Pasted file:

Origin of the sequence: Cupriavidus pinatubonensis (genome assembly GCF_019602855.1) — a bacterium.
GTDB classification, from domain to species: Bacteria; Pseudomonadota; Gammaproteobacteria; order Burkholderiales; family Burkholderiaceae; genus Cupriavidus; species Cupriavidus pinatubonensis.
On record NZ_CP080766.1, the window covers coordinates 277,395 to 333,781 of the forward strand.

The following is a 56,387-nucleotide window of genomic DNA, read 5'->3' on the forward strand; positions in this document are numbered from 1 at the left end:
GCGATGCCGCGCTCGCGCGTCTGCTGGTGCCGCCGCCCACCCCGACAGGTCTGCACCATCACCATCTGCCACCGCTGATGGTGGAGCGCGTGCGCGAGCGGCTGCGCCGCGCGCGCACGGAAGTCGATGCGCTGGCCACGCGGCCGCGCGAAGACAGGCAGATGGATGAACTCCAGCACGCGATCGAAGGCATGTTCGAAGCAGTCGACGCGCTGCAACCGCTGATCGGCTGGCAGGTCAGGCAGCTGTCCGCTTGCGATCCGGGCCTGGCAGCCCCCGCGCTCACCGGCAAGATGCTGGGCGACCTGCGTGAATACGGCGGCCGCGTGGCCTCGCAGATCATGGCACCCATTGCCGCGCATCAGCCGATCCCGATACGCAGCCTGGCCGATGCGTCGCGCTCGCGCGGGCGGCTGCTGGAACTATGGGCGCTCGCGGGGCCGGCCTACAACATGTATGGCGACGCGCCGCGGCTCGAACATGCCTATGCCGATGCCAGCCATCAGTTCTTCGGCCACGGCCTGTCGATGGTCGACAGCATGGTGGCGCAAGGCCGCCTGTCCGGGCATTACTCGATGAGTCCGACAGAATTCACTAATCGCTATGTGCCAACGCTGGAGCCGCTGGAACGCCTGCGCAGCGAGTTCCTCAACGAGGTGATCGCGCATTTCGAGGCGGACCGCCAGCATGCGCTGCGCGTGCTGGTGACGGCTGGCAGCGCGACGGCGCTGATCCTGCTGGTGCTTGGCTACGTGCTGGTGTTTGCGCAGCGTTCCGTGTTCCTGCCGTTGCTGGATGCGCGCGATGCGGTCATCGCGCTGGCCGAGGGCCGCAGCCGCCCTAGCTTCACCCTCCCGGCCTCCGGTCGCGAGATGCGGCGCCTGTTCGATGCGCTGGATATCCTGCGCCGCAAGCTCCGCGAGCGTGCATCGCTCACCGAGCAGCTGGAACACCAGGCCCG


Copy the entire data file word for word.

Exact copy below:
Origin of the sequence: Cupriavidus pinatubonensis (genome assembly GCF_019602855.1) — a bacterium.
GTDB classification, from domain to species: Bacteria; Pseudomonadota; Gammaproteobacteria; order Burkholderiales; family Burkholderiaceae; genus Cupriavidus; species Cupriavidus pinatubonensis.
On record NZ_CP080766.1, the window covers coordinates 277,395 to 333,781 of the forward strand.

The following is a 56,387-nucleotide window of genomic DNA, read 5'->3' on the forward strand; positions in this document are numbered from 1 at the left end:
GCGATGCCGCGCTCGCGCGTCTGCTGGTGCCGCCGCCCACCCCGACAGGTCTGCACCATCACCATCTGCCACCGCTGATGGTGGAGCGCGTGCGCGAGCGGCTGCGCCGCGCGCGCACGGAAGTCGATGCGCTGGCCACGCGGCCGCGCGAAGACAGGCAGATGGATGAACTCCAGCACGCGATCGAAGGCATGTTCGAAGCAGTCGACGCGCTGCAACCGCTGATCGGCTGGCAGGTCAGGCAGCTGTCCGCTTGCGATCCGGGCCTGGCAGCCCCCGCGCTCACCGGCAAGATGCTGGGCGACCTGCGTGAATACGGCGGCCGCGTGGCCTCGCAGATCATGGCACCCATTGCCGCGCATCAGCCGATCCCGATACGCAGCCTGGCCGATGCGTCGCGCTCGCGCGGGCGGCTGCTGGAACTATGGGCGCTCGCGGGGCCGGCCTACAACATGTATGGCGACGCGCCGCGGCTCGAACATGCCTATGCCGATGCCAGCCATCAGTTCTTCGGCCACGGCCTGTCGATGGTCGACAGCATGGTGGCGCAAGGCCGCCTGTCCGGGCATTACTCGATGAGTCCGACAGAATTCACTAATCGCTATGTGCCAACGCTGGAGCCGCTGGAACGCCTGCGCAGCGAGTTCCTCAACGAGGTGATCGCGCATTTCGAGGCGGACCGCCAGCATGCGCTGCGCGTGCTGGTGACGGCTGGCAGCGCGACGGCGCTGATCCTGCTGGTGCTTGGCTACGTGCTGGTGTTTGCGCAGCGTTCCGTGTTCCTGCCGTTGCTGGATGCGCGCGATGCGGTCATCGCGCTGGCCGAGGGCCGCAGCCGCCCTAGCTTCACCCTCCCGGCCTCCGGTCGCGAGATGCGGCGCCTGTTCGATGCGCTGGATATCCTGCGCCGCAAGCTCCGCGAGCGTGCATCGCTCACCGAGCAGCTGGAACACCAGGCCCG